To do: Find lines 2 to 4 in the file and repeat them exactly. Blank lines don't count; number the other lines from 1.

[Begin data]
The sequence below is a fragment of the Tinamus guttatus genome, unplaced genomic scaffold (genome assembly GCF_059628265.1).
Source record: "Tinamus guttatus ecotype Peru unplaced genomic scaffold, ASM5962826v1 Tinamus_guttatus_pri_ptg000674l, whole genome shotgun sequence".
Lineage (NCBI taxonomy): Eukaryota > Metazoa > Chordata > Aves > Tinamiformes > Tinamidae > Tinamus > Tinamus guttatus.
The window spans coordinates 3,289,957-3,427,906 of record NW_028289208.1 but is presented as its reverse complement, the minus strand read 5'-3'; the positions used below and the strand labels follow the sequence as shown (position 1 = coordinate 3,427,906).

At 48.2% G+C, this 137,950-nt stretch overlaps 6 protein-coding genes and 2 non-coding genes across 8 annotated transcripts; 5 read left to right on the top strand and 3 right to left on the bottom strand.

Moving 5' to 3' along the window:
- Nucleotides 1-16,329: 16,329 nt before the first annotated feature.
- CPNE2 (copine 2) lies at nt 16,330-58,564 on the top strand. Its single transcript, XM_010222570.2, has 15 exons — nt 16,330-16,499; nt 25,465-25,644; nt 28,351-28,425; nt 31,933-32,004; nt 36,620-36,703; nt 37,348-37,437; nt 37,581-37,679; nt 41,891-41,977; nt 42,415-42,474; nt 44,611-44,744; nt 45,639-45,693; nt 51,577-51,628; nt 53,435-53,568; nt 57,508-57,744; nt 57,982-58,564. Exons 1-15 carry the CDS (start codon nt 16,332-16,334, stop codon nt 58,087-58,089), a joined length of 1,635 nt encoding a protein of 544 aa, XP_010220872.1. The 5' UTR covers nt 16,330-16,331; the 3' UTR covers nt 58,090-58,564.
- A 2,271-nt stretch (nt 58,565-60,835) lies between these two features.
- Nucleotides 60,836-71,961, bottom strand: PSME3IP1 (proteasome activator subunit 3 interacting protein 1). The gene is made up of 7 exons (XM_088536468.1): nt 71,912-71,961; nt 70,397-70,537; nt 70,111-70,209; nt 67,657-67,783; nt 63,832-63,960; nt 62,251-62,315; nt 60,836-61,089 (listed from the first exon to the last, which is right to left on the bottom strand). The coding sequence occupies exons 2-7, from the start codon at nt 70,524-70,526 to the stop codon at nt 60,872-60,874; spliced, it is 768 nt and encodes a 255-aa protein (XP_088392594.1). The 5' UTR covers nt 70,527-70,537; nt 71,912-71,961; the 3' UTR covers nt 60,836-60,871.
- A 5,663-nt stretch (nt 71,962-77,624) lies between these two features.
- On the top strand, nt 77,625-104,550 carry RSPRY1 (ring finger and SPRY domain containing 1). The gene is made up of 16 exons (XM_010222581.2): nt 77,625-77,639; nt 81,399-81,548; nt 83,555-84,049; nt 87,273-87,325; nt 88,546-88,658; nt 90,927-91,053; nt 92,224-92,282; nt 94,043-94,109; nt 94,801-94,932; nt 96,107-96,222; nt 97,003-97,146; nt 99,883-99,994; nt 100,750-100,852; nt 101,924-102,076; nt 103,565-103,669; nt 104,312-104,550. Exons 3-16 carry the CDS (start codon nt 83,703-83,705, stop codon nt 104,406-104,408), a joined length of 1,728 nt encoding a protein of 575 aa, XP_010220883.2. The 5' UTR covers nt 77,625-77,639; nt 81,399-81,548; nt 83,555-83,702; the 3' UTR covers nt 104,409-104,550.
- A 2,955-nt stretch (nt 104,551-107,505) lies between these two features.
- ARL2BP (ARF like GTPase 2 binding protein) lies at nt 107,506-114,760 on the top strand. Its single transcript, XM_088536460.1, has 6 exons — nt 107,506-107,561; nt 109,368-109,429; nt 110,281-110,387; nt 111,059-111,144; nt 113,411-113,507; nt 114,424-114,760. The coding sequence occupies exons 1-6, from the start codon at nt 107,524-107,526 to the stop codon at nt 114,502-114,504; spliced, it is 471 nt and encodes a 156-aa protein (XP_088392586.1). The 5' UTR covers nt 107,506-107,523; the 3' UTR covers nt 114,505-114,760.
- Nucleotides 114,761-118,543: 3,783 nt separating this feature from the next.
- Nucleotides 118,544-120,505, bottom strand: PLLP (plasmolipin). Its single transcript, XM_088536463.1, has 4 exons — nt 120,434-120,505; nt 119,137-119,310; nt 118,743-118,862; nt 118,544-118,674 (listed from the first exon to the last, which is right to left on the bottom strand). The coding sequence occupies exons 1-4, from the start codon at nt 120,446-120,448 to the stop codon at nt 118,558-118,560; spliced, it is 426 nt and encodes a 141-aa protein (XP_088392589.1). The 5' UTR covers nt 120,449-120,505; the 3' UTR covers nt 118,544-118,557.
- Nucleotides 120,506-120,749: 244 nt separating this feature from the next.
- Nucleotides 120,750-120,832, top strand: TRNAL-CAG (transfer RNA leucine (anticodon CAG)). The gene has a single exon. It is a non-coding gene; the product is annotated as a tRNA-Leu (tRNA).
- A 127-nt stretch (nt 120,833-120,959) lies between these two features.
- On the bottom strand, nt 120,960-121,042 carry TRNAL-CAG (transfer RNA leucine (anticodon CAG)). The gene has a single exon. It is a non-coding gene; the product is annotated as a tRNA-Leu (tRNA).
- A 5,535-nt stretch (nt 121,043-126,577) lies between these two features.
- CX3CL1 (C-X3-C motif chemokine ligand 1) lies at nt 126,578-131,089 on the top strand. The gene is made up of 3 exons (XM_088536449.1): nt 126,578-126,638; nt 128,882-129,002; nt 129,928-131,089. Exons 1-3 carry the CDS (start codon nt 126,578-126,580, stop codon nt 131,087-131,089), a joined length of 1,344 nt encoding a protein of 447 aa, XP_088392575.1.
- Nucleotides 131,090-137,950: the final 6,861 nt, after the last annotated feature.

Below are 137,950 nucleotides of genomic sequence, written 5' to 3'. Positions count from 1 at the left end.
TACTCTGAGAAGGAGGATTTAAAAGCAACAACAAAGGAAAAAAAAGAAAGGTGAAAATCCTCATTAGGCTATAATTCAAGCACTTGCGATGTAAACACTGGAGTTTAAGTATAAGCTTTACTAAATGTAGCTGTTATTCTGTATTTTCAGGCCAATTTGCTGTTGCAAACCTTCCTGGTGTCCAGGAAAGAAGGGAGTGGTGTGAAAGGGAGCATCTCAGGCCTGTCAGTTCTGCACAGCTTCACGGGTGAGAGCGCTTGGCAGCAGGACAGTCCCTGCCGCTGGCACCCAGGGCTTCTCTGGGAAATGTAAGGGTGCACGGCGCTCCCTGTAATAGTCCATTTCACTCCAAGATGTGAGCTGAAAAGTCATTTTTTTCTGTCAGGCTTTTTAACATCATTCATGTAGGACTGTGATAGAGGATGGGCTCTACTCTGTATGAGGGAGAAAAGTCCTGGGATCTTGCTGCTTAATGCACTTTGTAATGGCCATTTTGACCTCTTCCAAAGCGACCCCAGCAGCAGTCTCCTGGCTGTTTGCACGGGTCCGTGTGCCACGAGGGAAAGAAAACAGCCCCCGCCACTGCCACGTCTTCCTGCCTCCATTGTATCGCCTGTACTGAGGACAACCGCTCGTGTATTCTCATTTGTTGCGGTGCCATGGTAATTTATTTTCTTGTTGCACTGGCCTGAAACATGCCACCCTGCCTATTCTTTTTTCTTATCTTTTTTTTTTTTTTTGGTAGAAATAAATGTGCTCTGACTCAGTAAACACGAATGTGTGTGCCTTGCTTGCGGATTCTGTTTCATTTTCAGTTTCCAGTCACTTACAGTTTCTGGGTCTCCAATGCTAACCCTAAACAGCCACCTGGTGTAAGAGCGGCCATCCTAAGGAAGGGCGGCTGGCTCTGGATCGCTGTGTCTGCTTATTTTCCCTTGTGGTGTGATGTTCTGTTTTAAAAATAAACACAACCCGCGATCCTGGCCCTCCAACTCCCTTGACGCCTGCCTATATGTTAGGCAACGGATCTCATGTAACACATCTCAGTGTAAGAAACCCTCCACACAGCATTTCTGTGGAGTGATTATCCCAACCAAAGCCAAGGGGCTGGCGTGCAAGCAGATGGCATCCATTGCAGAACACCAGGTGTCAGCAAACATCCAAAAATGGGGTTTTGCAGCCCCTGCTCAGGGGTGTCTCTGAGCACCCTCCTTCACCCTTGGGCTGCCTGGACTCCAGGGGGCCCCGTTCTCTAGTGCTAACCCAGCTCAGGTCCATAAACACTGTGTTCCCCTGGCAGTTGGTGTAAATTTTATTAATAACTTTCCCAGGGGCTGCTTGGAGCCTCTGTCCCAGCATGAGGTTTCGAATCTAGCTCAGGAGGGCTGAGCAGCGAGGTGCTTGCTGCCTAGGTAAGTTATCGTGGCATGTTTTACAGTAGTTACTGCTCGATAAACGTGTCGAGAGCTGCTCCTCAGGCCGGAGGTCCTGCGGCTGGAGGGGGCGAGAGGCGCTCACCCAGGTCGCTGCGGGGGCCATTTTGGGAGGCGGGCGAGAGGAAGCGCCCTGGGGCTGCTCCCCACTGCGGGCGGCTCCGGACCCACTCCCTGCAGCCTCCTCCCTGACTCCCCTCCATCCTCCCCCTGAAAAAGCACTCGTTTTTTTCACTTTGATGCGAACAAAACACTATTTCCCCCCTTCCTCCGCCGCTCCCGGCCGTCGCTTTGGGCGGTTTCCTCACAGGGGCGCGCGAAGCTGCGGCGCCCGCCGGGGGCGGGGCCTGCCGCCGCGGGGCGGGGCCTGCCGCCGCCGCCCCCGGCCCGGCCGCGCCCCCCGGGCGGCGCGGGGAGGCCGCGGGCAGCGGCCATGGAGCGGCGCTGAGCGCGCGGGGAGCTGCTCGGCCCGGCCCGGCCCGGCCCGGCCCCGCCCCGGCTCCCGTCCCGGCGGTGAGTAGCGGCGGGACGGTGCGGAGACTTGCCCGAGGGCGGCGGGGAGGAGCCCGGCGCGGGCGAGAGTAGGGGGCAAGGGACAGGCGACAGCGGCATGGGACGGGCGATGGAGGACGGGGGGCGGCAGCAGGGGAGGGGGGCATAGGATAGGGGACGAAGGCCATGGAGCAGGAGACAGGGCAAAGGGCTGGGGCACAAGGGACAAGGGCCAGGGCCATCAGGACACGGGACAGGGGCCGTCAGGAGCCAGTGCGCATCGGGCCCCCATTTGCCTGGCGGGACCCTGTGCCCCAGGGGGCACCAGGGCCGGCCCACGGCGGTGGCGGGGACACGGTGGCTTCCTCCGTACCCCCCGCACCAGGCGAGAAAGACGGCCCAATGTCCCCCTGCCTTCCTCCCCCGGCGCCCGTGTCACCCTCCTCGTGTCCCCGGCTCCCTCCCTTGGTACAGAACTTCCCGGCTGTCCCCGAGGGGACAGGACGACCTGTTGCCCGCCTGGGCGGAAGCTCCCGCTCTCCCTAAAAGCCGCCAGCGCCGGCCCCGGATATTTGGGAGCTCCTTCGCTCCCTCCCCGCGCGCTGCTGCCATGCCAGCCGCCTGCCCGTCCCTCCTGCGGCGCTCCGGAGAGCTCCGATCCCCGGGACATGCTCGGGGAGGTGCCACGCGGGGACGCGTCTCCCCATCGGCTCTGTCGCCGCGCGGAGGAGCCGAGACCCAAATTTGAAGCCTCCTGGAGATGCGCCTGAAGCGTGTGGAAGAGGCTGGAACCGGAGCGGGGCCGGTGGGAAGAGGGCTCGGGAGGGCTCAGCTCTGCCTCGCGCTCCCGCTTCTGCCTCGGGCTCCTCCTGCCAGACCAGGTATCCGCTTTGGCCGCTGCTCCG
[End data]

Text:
Source record: "Tinamus guttatus ecotype Peru unplaced genomic scaffold, ASM5962826v1 Tinamus_guttatus_pri_ptg000674l, whole genome shotgun sequence".
Lineage (NCBI taxonomy): Eukaryota > Metazoa > Chordata > Aves > Tinamiformes > Tinamidae > Tinamus > Tinamus guttatus.
The window spans coordinates 3,289,957-3,427,906 of record NW_028289208.1 but is presented as its reverse complement, the minus strand read 5'-3'; the positions used below and the strand labels follow the sequence as shown (position 1 = coordinate 3,427,906).